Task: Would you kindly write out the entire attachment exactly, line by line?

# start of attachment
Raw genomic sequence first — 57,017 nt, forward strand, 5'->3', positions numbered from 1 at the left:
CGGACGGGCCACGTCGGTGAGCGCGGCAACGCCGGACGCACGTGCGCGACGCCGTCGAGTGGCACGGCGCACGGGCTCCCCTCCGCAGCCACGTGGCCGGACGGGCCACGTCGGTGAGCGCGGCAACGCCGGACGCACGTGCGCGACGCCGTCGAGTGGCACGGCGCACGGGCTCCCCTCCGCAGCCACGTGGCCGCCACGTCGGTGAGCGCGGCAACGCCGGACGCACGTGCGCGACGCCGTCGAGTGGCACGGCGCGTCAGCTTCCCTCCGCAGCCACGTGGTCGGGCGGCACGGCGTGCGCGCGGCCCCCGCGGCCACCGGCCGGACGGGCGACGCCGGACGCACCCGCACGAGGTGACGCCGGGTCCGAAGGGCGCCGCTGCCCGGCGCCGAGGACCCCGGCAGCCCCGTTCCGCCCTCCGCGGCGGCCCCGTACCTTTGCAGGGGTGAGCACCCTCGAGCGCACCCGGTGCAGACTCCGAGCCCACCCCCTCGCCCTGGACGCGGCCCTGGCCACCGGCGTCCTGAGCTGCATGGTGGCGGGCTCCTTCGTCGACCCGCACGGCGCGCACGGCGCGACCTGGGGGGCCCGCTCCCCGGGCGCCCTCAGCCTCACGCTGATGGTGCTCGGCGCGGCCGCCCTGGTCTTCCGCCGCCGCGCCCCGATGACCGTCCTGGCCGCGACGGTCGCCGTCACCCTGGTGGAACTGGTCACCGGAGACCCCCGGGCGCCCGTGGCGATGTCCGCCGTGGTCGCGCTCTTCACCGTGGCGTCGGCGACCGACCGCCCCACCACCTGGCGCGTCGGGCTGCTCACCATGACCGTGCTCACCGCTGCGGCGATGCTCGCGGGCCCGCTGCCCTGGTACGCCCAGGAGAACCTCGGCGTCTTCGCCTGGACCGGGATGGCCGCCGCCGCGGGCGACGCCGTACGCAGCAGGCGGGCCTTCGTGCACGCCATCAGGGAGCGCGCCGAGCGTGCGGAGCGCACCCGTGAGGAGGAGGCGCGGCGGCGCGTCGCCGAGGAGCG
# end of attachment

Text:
Raw genomic sequence first — 57,017 nt, forward strand, 5'->3', positions numbered from 1 at the left:
CGGACGGGCCACGTCGGTGAGCGCGGCAACGCCGGACGCACGTGCGCGACGCCGTCGAGTGGCACGGCGCACGGGCTCCCCTCCGCAGCCACGTGGCCGGACGGGCCACGTCGGTGAGCGCGGCAACGCCGGACGCACGTGCGCGACGCCGTCGAGTGGCACGGCGCACGGGCTCCCCTCCGCAGCCACGTGGCCGCCACGTCGGTGAGCGCGGCAACGCCGGACGCACGTGCGCGACGCCGTCGAGTGGCACGGCGCGTCAGCTTCCCTCCGCAGCCACGTGGTCGGGCGGCACGGCGTGCGCGCGGCCCCCGCGGCCACCGGCCGGACGGGCGACGCCGGACGCACCCGCACGAGGTGACGCCGGGTCCGAAGGGCGCCGCTGCCCGGCGCCGAGGACCCCGGCAGCCCCGTTCCGCCCTCCGCGGCGGCCCCGTACCTTTGCAGGGGTGAGCACCCTCGAGCGCACCCGGTGCAGACTCCGAGCCCACCCCCTCGCCCTGGACGCGGCCCTGGCCACCGGCGTCCTGAGCTGCATGGTGGCGGGCTCCTTCGTCGACCCGCACGGCGCGCACGGCGCGACCTGGGGGGCCCGCTCCCCGGGCGCCCTCAGCCTCACGCTGATGGTGCTCGGCGCGGCCGCCCTGGTCTTCCGCCGCCGCGCCCCGATGACCGTCCTGGCCGCGACGGTCGCCGTCACCCTGGTGGAACTGGTCACCGGAGACCCCCGGGCGCCCGTGGCGATGTCCGCCGTGGTCGCGCTCTTCACCGTGGCGTCGGCGACCGACCGCCCCACCACCTGGCGCGTCGGGCTGCTCACCATGACCGTGCTCACCGCTGCGGCGATGCTCGCGGGCCCGCTGCCCTGGTACGCCCAGGAGAACCTCGGCGTCTTCGCCTGGACCGGGATGGCCGCCGCCGCGGGCGACGCCGTACGCAGCAGGCGGGCCTTCGTGCACGCCATCAGGGAGCGCGCCGAGCGTGCGGAGCGCACCCGTGAGGAGGAGGCGCGGCGGCGCGTCGCCGAGGAGCG